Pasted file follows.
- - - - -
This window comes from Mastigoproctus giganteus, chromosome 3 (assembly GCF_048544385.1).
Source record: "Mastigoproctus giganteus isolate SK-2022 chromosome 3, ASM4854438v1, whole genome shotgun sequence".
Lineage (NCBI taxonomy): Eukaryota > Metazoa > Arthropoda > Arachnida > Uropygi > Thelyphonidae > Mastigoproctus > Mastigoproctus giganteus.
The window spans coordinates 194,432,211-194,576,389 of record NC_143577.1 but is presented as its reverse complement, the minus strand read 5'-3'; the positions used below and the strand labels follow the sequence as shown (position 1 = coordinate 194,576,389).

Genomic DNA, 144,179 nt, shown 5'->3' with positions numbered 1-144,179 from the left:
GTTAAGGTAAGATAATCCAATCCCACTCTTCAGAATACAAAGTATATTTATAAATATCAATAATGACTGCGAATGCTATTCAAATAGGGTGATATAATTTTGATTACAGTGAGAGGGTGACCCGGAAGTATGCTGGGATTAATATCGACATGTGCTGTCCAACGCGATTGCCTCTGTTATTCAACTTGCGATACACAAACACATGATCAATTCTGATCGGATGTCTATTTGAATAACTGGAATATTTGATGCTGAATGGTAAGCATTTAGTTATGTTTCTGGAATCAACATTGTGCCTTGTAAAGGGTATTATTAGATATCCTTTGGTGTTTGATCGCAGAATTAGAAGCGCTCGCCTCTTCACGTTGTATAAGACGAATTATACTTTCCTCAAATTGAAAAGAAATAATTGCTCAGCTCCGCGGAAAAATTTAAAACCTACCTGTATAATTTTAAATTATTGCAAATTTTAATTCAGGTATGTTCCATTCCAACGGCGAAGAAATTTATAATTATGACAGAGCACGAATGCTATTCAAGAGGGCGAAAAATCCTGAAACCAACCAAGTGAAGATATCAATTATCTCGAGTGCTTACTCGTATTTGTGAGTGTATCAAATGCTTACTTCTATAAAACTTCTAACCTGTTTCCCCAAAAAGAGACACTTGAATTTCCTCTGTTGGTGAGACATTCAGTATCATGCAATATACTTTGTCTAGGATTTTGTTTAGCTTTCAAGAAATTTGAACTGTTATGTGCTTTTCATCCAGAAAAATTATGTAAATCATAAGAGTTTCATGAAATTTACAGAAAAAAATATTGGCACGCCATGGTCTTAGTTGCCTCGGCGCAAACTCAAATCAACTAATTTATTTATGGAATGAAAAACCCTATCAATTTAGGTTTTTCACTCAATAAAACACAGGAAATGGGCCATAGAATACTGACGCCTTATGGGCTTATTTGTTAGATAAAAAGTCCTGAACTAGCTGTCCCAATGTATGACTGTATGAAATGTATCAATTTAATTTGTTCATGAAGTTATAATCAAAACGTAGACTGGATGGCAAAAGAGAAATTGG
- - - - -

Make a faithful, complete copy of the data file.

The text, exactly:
This window comes from Mastigoproctus giganteus, chromosome 3 (assembly GCF_048544385.1).
Source record: "Mastigoproctus giganteus isolate SK-2022 chromosome 3, ASM4854438v1, whole genome shotgun sequence".
Lineage (NCBI taxonomy): Eukaryota > Metazoa > Arthropoda > Arachnida > Uropygi > Thelyphonidae > Mastigoproctus > Mastigoproctus giganteus.
The window spans coordinates 194,432,211-194,576,389 of record NC_143577.1 but is presented as its reverse complement, the minus strand read 5'-3'; the positions used below and the strand labels follow the sequence as shown (position 1 = coordinate 194,576,389).

Genomic DNA, 144,179 nt, shown 5'->3' with positions numbered 1-144,179 from the left:
GTTAAGGTAAGATAATCCAATCCCACTCTTCAGAATACAAAGTATATTTATAAATATCAATAATGACTGCGAATGCTATTCAAATAGGGTGATATAATTTTGATTACAGTGAGAGGGTGACCCGGAAGTATGCTGGGATTAATATCGACATGTGCTGTCCAACGCGATTGCCTCTGTTATTCAACTTGCGATACACAAACACATGATCAATTCTGATCGGATGTCTATTTGAATAACTGGAATATTTGATGCTGAATGGTAAGCATTTAGTTATGTTTCTGGAATCAACATTGTGCCTTGTAAAGGGTATTATTAGATATCCTTTGGTGTTTGATCGCAGAATTAGAAGCGCTCGCCTCTTCACGTTGTATAAGACGAATTATACTTTCCTCAAATTGAAAAGAAATAATTGCTCAGCTCCGCGGAAAAATTTAAAACCTACCTGTATAATTTTAAATTATTGCAAATTTTAATTCAGGTATGTTCCATTCCAACGGCGAAGAAATTTATAATTATGACAGAGCACGAATGCTATTCAAGAGGGCGAAAAATCCTGAAACCAACCAAGTGAAGATATCAATTATCTCGAGTGCTTACTCGTATTTGTGAGTGTATCAAATGCTTACTTCTATAAAACTTCTAACCTGTTTCCCCAAAAAGAGACACTTGAATTTCCTCTGTTGGTGAGACATTCAGTATCATGCAATATACTTTGTCTAGGATTTTGTTTAGCTTTCAAGAAATTTGAACTGTTATGTGCTTTTCATCCAGAAAAATTATGTAAATCATAAGAGTTTCATGAAATTTACAGAAAAAAATATTGGCACGCCATGGTCTTAGTTGCCTCGGCGCAAACTCAAATCAACTAATTTATTTATGGAATGAAAAACCCTATCAATTTAGGTTTTTCACTCAATAAAACACAGGAAATGGGCCATAGAATACTGACGCCTTATGGGCTTATTTGTTAGATAAAAAGTCCTGAACTAGCTGTCCCAATGTATGACTGTATGAAATGTATCAATTTAATTTGTTCATGAAGTTATAATCAAAACGTAGACTGGATGGCAAAAGAGAAATTGG